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Authorities in Iran said on Saturday that they had detected 10 new cases of coronavirus, one of whom has died, deepening a sense of public unease over the handling of the spread of the disease.

Speaking on state TV on Saturday, health ministry spokesman Kianush Jahanpur did not say where the latest death had occurred but the new numbers bring the total number of cases of the new coronavirus in the country to 28, with five of the total having died.

The disease has spread to several Iranian cities, a health ministry official said on Friday.

Most of the cases, including eight of the new infections, have been in Qom, a Shi'ite Muslim holy city 120 km (75 miles) south of the capital Tehran.

Health officials called on Thursday for the suspension of all religious gatherings in Qom.

The United Arab Emirates announced two new coronavirus cases on Saturday, an Iranian tourist and his wife, the state news agency WAM reported, raising the total number of coronavirus cases in that country to 13. The condition of the 70-year-old Iranian national was unstable, WAM added.

Lebanon confirmed its first coronavirus case on Friday, a 45-year-old woman returning from Qom.

Iran has suspended religious pilgrimage trips to Iraq over coronavirus fears, an official who oversees pilgrimage trips said on Saturday, according to the Fars news agency.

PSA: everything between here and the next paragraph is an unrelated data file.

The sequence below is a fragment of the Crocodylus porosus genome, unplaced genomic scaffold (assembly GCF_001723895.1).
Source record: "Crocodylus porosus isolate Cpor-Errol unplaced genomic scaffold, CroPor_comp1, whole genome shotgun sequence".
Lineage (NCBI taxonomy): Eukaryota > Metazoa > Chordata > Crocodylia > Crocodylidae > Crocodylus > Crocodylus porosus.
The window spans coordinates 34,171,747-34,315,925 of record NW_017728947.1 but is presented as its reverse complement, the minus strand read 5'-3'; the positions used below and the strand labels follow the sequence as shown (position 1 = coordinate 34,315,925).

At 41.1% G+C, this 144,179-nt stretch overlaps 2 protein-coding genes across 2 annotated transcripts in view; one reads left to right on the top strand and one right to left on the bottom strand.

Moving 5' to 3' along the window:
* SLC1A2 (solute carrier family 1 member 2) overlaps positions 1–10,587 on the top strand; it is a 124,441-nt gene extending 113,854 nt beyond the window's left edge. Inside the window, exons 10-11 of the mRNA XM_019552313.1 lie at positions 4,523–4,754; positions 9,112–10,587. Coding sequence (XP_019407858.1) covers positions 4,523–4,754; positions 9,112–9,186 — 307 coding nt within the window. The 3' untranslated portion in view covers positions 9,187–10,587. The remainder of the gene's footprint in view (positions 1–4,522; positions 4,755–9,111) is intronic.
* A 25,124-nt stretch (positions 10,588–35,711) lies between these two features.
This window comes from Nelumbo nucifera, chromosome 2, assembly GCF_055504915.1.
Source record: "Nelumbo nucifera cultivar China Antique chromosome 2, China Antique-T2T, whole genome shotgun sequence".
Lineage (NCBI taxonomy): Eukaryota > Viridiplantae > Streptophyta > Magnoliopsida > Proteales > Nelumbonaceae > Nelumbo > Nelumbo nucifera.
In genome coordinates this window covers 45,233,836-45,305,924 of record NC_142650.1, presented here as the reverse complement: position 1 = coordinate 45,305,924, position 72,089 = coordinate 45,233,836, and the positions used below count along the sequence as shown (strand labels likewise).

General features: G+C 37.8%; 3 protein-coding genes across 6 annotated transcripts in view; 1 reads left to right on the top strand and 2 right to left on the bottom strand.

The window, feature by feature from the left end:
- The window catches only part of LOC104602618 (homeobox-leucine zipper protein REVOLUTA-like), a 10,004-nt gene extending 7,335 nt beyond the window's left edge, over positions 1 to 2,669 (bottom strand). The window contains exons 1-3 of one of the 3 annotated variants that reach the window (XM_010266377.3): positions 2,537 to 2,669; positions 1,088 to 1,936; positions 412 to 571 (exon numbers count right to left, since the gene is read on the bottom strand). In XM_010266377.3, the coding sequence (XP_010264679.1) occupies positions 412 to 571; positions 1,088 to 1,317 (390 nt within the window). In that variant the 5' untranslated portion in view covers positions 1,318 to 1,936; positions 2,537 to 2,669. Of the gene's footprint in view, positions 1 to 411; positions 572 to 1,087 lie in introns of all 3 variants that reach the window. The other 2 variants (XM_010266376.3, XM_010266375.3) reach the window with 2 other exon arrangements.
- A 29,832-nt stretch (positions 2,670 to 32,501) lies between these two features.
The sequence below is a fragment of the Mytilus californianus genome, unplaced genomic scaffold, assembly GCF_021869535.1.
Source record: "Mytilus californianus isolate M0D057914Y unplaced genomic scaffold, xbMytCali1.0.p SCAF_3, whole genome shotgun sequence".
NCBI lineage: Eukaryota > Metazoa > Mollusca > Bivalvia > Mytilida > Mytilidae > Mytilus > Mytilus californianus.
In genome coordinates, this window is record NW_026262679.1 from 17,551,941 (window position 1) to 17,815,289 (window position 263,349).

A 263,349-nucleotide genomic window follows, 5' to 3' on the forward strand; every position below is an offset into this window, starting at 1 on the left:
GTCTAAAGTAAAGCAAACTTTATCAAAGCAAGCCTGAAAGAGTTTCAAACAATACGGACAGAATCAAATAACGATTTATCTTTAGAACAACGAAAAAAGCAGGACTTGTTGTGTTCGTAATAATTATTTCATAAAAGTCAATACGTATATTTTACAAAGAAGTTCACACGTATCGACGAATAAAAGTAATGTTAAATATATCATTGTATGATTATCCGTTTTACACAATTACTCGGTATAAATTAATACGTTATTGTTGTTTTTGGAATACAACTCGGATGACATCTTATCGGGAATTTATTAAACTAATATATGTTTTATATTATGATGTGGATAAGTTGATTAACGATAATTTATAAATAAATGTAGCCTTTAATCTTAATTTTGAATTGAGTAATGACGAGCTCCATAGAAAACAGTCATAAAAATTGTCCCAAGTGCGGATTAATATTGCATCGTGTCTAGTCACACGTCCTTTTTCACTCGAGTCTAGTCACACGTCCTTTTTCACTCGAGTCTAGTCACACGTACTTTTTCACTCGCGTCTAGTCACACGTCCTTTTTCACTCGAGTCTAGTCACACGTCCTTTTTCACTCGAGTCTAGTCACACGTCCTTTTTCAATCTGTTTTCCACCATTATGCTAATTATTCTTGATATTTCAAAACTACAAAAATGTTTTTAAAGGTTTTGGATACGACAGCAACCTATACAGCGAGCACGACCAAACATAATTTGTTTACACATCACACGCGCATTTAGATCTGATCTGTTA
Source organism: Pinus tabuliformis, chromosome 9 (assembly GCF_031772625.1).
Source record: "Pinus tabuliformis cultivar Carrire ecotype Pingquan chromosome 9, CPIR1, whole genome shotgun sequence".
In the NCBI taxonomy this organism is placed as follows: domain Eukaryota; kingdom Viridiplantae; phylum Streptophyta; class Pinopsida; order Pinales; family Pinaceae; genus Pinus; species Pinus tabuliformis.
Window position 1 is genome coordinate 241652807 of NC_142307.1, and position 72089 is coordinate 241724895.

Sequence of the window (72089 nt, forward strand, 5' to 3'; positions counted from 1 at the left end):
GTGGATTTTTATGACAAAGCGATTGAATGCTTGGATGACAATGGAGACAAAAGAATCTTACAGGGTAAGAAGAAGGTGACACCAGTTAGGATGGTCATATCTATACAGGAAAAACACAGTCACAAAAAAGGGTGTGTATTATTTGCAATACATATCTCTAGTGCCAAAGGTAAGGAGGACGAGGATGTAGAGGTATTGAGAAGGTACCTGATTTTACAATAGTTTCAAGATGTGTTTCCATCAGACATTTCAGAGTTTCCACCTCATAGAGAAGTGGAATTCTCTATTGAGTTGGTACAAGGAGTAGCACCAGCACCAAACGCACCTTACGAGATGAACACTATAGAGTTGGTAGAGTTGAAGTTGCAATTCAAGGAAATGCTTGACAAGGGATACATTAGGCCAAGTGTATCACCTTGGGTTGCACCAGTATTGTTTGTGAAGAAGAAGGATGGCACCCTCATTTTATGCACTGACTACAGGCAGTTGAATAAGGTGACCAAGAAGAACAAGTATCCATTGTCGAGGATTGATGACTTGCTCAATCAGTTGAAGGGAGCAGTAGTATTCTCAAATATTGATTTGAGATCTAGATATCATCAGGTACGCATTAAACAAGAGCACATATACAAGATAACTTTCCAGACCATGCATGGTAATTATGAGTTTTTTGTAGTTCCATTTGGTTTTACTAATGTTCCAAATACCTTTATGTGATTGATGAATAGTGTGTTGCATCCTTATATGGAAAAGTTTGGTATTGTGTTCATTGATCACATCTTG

Iraq announced on Thursday that it had banned border crossings by Iranian nationals for three days because of worries about the spread of the disease, Iraq's state news agency said.

The decision came after Iraqi Airways suspended flights to Iran. Kuwait Airways also suspended all flights to Iran starting on Thursday.

Saudi Arabia said on Friday it had suspended the travel of citizens and expatriates to Iran.

Iranian state TV reported on Saturday that a mayor of a district in Tehran had been diagnosed with coronavirus but the Fars news agency later tweeted a denial from the director of public relations for the district.

The revelation by authorities of multiple coronavirus cases and deaths over a short period of time has led to criticism and accusations from Iranians online of a cover-up by officials.

Some online posts have drawn comparisons between the handling of the recent coronavirus announcements and the way Iranian authorities revealed information about the crash of a passenger plane last month.

In early January, Iran's Revolutionary Guards accidentally shot down a Ukrainian airliner, killing all 176 aboard. Iranian authorities initially denied blame before later admitting the plane had been shot down in error, infuriating Iranians who took to the streets in protest.

Iran's health minister, Saeed Namaki, made a reference to online rumours about a cover-up by the health ministry on Saturday, saying any cases of coronavirus would be revealed to the public as soon as possible, according to the IRIB news agency.

The coronavirus began in China and has largely been focused there, but it has spread to a growing number of other countries.

Source: National News Agency

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